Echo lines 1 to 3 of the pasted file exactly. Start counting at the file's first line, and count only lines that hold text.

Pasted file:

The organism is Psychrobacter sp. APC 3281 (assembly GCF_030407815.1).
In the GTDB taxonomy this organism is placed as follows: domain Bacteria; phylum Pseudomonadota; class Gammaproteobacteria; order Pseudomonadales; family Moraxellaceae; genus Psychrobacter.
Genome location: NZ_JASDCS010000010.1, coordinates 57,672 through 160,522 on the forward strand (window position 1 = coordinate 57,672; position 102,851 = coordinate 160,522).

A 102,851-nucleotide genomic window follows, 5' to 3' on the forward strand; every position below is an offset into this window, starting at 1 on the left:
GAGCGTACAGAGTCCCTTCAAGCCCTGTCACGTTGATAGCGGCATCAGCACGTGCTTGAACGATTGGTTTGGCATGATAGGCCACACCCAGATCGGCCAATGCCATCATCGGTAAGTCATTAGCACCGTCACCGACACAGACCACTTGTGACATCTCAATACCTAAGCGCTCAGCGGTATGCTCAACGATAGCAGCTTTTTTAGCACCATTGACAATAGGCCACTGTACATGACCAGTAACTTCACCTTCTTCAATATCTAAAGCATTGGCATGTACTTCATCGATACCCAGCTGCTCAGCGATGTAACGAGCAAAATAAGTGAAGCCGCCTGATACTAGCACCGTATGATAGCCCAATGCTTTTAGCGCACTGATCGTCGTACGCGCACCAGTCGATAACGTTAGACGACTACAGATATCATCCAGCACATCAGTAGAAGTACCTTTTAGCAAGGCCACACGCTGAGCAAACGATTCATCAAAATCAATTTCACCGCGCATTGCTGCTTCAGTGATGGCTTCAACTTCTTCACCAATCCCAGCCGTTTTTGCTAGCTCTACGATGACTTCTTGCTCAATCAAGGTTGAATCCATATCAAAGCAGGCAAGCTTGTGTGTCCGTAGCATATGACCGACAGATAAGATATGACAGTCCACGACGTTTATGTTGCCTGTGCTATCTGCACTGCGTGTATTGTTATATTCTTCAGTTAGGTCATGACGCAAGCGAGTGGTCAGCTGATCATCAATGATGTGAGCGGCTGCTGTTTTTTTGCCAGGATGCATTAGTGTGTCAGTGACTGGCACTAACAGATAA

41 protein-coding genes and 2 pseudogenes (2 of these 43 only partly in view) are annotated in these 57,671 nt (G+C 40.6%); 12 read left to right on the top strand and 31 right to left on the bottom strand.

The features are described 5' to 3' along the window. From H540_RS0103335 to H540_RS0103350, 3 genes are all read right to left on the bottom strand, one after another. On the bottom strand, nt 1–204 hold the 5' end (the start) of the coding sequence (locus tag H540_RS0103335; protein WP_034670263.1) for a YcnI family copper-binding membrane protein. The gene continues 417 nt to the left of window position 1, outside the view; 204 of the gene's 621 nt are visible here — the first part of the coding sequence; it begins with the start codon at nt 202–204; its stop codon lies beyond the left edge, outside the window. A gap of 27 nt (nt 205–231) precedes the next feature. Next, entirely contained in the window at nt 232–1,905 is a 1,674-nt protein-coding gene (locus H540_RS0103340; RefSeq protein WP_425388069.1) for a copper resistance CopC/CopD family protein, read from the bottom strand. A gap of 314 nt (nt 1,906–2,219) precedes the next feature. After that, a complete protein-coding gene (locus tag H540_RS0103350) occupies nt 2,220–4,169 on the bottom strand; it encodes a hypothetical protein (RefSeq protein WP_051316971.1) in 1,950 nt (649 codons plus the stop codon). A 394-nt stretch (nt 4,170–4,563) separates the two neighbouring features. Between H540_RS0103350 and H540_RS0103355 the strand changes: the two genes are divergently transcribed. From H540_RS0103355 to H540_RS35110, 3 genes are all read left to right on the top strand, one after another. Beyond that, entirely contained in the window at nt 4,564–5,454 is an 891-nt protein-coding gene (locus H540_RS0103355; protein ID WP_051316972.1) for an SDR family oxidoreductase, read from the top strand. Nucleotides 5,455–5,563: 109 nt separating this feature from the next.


The organism is Psychrobacter sp. APC 3281 (assembly GCF_030407815.1).
In the GTDB taxonomy this organism is placed as follows: domain Bacteria; phylum Pseudomonadota; class Gammaproteobacteria; order Pseudomonadales; family Moraxellaceae; genus Psychrobacter.
Genome location: NZ_JASDCS010000010.1, coordinates 57,672 through 160,522 on the forward strand (window position 1 = coordinate 57,672; position 102,851 = coordinate 160,522).